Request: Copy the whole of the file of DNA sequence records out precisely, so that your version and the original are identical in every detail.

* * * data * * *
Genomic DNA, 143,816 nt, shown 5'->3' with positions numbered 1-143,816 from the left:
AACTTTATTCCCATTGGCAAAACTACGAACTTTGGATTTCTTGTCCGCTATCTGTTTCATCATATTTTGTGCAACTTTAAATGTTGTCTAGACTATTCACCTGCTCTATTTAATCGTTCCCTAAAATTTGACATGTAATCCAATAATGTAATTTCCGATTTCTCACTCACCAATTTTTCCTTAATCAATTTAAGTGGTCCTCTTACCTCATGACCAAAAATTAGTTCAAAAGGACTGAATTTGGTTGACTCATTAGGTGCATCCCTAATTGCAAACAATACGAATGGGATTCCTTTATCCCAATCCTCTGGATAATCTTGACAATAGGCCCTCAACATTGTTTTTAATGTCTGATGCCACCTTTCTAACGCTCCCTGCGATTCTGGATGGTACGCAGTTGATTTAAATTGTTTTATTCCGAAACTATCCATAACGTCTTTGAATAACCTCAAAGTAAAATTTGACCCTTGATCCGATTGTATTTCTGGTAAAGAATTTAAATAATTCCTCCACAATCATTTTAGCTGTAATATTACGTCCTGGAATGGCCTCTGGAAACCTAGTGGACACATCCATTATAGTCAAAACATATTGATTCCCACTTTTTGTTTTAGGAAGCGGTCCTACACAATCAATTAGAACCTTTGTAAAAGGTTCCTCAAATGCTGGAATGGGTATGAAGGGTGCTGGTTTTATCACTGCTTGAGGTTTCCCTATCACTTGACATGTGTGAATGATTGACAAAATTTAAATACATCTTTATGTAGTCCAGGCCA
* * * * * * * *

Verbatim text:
Genomic DNA, 143,816 nt, shown 5'->3' with positions numbered 1-143,816 from the left:
AACTTTATTCCCATTGGCAAAACTACGAACTTTGGATTTCTTGTCCGCTATCTGTTTCATCATATTTTGTGCAACTTTAAATGTTGTCTAGACTATTCACCTGCTCTATTTAATCGTTCCCTAAAATTTGACATGTAATCCAATAATGTAATTTCCGATTTCTCACTCACCAATTTTTCCTTAATCAATTTAAGTGGTCCTCTTACCTCATGACCAAAAATTAGTTCAAAAGGACTGAATTTGGTTGACTCATTAGGTGCATCCCTAATTGCAAACAATACGAATGGGATTCCTTTATCCCAATCCTCTGGATAATCTTGACAATAGGCCCTCAACATTGTTTTTAATGTCTGATGCCACCTTTCTAACGCTCCCTGCGATTCTGGATGGTACGCAGTTGATTTAAATTGTTTTATTCCGAAACTATCCATAACGTCTTTGAATAACCTCAAAGTAAAATTTGACCCTTGATCCGATTGTATTTCTGGTAAAGAATTTAAATAATTCCTCCACAATCATTTTAGCTGTAATATTACGTCCTGGAATGGCCTCTGGAAACCTAGTGGACACATCCATTATAGTCAAAACATATTGATTCCCACTTTTTGTTTTAGGAAGCGGTCCTACACAATCAATTAGAACCTTTGTAAAAGGTTCCTCAAATGCTGGAATGGGTATGAAGGGTGCTGGTTTTATCACTGCTTGAGGTTTCCCTATCACTTGACATGTGTGAATGATTGACAAAATTTAAATACATCTTTATGTAGTCCAGGCCA